eliminating defects and errors from these processes are what one should look for in stable business operations. The above example illustrates how Design Thinking and Six Sigma are not used simultaneously but are applied one after the other. However, according to the second school of thought, this is not a necessity. Instead, these two methodologies can be easily clubbed together despite their conflicting nature. For instance, applying Design Thinking within Six Sigma would add a human element to the latter and would help to complement its purely datadriven approach. This would give rise to statistical/technical as well as human-oriented solutions. Similarly, applying Six Sigma processes in Design Thinking would make the latter technically sounder and data-centric. It is worth remembering that Design Thinking is most suitable when working closely with the customer or co-creating with the customer. To come up with innovative solutions for apparently severe problems, Design Thinking approach can prove to be a boon for us. We can then follow it up with the Six Sigma approach to ensure efficient and optimal delivery of the solution. Conclusion Both Six Sigma and Design Thinking methodologies have come a long way since their inception. Although they are generally perceived to be contrasting/opposite, they can still co-exist together. Moreover, we should keep in mind that both these methodologies are continually evolving. What we understand by Design Thinking today might not be the same; it would be 10 years down the line. For instance, Motorola originally came up with the concept of Six Sigma. This then led to Lean Six Sigma, which again evolved to Design for Lean Six Sigma (DfLSS). We then came across DMEDI, which is an exploratory component regarding DfLSS and can be somewhat related to modern-day Design Thinking. These kinds of evolutions are going to take place in the future as well. It is in our best interest to work out a harmonious relationship between Design Thinking and Six Sigma and leverage the maximum potential out of each of these approaches. This will have a profoundly positive impact on future business processes and humankind in general.

SUPPLY CHAIN 4.0 AND THE FUTURE AHEAD Digital Supply Chain or Supply Chain 4.0 is an emerging trend that is going to influence and transform the supply chain that we see today. With several firms backing up this concept, it is clear that the transformation into a digital view will help the industries to stand out and get the maximum benefit of it.

About the Author Muvendra Kumar Singh is currently pursuing MBA from the Department of Management Studies, Indian Institute of Technology, Delhi. He holds a bachelor’s degree in Electrical Engineering. He has co-authored a research article in a leading electrical technology magazine focusing on upcoming trends in electrical technology.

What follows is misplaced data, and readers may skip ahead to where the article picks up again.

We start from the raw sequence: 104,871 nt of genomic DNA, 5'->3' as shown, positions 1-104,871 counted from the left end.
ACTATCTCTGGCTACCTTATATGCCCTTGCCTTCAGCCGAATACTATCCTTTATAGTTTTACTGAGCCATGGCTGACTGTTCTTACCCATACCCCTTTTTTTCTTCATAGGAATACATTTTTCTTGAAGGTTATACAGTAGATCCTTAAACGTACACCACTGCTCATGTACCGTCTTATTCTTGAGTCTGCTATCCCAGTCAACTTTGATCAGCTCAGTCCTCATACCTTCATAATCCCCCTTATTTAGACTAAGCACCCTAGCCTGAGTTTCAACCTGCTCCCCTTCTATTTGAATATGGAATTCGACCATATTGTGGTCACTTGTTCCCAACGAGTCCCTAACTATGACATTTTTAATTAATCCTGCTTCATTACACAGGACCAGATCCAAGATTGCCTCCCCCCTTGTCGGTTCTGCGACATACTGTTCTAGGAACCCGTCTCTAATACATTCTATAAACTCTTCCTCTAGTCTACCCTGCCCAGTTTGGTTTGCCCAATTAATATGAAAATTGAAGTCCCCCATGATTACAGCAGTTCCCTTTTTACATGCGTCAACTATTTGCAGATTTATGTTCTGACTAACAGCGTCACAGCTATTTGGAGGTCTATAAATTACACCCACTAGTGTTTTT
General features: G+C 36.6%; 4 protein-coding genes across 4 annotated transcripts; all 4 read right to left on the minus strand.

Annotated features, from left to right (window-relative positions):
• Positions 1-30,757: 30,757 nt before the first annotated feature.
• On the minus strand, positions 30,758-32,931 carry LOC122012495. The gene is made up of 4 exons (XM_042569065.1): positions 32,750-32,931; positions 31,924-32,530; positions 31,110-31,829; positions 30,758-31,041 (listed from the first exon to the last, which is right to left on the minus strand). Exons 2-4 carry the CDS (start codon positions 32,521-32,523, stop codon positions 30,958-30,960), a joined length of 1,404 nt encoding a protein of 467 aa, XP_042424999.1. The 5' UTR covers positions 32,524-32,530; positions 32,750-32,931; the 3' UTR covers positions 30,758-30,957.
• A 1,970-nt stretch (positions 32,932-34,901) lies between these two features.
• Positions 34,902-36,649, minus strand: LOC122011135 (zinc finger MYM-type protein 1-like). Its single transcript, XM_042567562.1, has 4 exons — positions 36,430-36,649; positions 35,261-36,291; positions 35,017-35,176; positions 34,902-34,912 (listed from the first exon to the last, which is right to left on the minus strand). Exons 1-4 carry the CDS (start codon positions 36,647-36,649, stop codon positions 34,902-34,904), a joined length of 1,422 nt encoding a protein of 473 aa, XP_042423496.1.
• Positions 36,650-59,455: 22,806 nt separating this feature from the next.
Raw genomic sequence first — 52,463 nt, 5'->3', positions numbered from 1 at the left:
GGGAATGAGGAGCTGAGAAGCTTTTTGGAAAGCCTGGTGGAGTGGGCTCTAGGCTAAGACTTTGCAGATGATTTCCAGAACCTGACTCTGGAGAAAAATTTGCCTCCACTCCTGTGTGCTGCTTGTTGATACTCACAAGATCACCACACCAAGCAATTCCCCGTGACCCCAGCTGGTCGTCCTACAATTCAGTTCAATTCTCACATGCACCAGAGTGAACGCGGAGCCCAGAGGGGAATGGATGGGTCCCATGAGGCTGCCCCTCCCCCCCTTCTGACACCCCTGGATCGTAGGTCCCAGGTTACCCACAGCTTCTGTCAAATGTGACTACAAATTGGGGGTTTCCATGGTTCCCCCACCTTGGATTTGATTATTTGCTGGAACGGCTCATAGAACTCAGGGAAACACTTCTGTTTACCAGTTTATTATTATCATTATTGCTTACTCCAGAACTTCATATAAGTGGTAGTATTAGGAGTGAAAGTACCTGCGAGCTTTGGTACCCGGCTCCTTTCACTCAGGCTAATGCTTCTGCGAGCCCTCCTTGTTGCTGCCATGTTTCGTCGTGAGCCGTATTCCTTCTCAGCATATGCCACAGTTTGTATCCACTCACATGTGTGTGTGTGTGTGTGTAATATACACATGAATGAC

Introduction Digital Supply Chain is not a pathbreaking innovation. The impact and subsequent changes that it is going to be influenced by Supply Chain 4.0 are what is more inspiring. Industry 4.0 had made firms revolutionize their existing supply chain, thus making it more advanced in the form of digital supply chain. Although Industry 4.0 has affected many sectors and looking at the outcome, these sectors have innovated themselves so that they can be parallelly as disruptive as Industry 4.0. The best examples are the digital supply chain and the introduction of blockchain in different sectors of business. Supply Chain 4.0 Supply Chain 4.0 is about restructuring and organizing the supply chain following Industry 4.0. This covers several critical aspects like design, distribution, planning, production, and reverse logistics. Although they were already a part of the supply chain, yet they need to be revamped to make it innovative. These innovative ideas are already being implemented in major industries, and subsequently being adopted by small and medium scale industries as well. It will soon be widely accepted, but the onset of this technology for different companies may depend on their dependency on the pre-existing supply chain and their flexibility to adopt 4.0. Now we can see that not every industry has adopted Supply Chain 4.0. Although it is being rapidly adopted, the major industries are electronics or pre-established major logistics players in the market. For small and medium scale industries, which are not much used to advanced supply chain processes, it has been observed that they may be the late adopters as they work on the cost-benefit factors.